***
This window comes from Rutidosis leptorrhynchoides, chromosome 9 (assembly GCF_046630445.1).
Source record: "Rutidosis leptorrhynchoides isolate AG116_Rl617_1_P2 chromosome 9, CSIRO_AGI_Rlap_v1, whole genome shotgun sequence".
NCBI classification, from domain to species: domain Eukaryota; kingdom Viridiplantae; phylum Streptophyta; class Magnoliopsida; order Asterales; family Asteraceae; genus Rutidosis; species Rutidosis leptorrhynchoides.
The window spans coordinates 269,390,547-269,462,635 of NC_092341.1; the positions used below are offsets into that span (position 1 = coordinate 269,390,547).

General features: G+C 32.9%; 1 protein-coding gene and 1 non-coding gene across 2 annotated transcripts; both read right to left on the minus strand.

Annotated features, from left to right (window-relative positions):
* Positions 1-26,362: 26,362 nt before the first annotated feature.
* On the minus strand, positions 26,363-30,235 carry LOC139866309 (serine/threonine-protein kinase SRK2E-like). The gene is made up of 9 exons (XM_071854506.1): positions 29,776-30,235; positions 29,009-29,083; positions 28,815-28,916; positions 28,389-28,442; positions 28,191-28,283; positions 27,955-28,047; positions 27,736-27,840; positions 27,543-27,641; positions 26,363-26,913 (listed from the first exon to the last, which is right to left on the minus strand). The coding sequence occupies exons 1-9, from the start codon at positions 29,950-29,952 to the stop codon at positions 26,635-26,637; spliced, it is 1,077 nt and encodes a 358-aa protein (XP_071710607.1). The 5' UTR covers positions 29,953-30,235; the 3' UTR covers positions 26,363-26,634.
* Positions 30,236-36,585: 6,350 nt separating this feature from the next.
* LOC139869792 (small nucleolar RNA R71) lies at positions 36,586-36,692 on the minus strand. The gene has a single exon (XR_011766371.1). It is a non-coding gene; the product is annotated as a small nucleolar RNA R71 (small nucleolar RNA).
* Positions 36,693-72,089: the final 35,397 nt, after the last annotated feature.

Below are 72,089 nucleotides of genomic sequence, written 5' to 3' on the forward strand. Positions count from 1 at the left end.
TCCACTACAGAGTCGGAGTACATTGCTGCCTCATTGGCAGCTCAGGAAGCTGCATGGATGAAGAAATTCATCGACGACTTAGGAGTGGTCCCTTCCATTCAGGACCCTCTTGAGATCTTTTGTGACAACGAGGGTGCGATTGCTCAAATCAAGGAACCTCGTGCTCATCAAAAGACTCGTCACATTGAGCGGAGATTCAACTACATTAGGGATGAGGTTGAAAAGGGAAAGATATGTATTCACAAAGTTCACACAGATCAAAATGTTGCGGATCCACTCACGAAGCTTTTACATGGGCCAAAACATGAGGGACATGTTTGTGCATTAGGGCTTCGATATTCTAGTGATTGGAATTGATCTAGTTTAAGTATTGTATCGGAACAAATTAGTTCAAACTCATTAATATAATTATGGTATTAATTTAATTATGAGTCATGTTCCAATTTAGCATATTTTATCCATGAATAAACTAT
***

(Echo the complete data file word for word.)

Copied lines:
This window comes from Rutidosis leptorrhynchoides, chromosome 9 (assembly GCF_046630445.1).
Source record: "Rutidosis leptorrhynchoides isolate AG116_Rl617_1_P2 chromosome 9, CSIRO_AGI_Rlap_v1, whole genome shotgun sequence".
NCBI classification, from domain to species: domain Eukaryota; kingdom Viridiplantae; phylum Streptophyta; class Magnoliopsida; order Asterales; family Asteraceae; genus Rutidosis; species Rutidosis leptorrhynchoides.
The window spans coordinates 269,390,547-269,462,635 of NC_092341.1; the positions used below are offsets into that span (position 1 = coordinate 269,390,547).

General features: G+C 32.9%; 1 protein-coding gene and 1 non-coding gene across 2 annotated transcripts; both read right to left on the minus strand.

Annotated features, from left to right (window-relative positions):
* Positions 1-26,362: 26,362 nt before the first annotated feature.
* On the minus strand, positions 26,363-30,235 carry LOC139866309 (serine/threonine-protein kinase SRK2E-like). The gene is made up of 9 exons (XM_071854506.1): positions 29,776-30,235; positions 29,009-29,083; positions 28,815-28,916; positions 28,389-28,442; positions 28,191-28,283; positions 27,955-28,047; positions 27,736-27,840; positions 27,543-27,641; positions 26,363-26,913 (listed from the first exon to the last, which is right to left on the minus strand). The coding sequence occupies exons 1-9, from the start codon at positions 29,950-29,952 to the stop codon at positions 26,635-26,637; spliced, it is 1,077 nt and encodes a 358-aa protein (XP_071710607.1). The 5' UTR covers positions 29,953-30,235; the 3' UTR covers positions 26,363-26,634.
* Positions 30,236-36,585: 6,350 nt separating this feature from the next.
* LOC139869792 (small nucleolar RNA R71) lies at positions 36,586-36,692 on the minus strand. The gene has a single exon (XR_011766371.1). It is a non-coding gene; the product is annotated as a small nucleolar RNA R71 (small nucleolar RNA).
* Positions 36,693-72,089: the final 35,397 nt, after the last annotated feature.

Below are 72,089 nucleotides of genomic sequence, written 5' to 3' on the forward strand. Positions count from 1 at the left end.
TCCACTACAGAGTCGGAGTACATTGCTGCCTCATTGGCAGCTCAGGAAGCTGCATGGATGAAGAAATTCATCGACGACTTAGGAGTGGTCCCTTCCATTCAGGACCCTCTTGAGATCTTTTGTGACAACGAGGGTGCGATTGCTCAAATCAAGGAACCTCGTGCTCATCAAAAGACTCGTCACATTGAGCGGAGATTCAACTACATTAGGGATGAGGTTGAAAAGGGAAAGATATGTATTCACAAAGTTCACACAGATCAAAATGTTGCGGATCCACTCACGAAGCTTTTACATGGGCCAAAACATGAGGGACATGTTTGTGCATTAGGGCTTCGATATTCTAGTGATTGGAATTGATCTAGTTTAAGTATTGTATCGGAACAAATTAGTTCAAACTCATTAATATAATTATGGTATTAATTTAATTATGAGTCATGTTCCAATTTAGCATATTTTATCCATGAATAAACTAT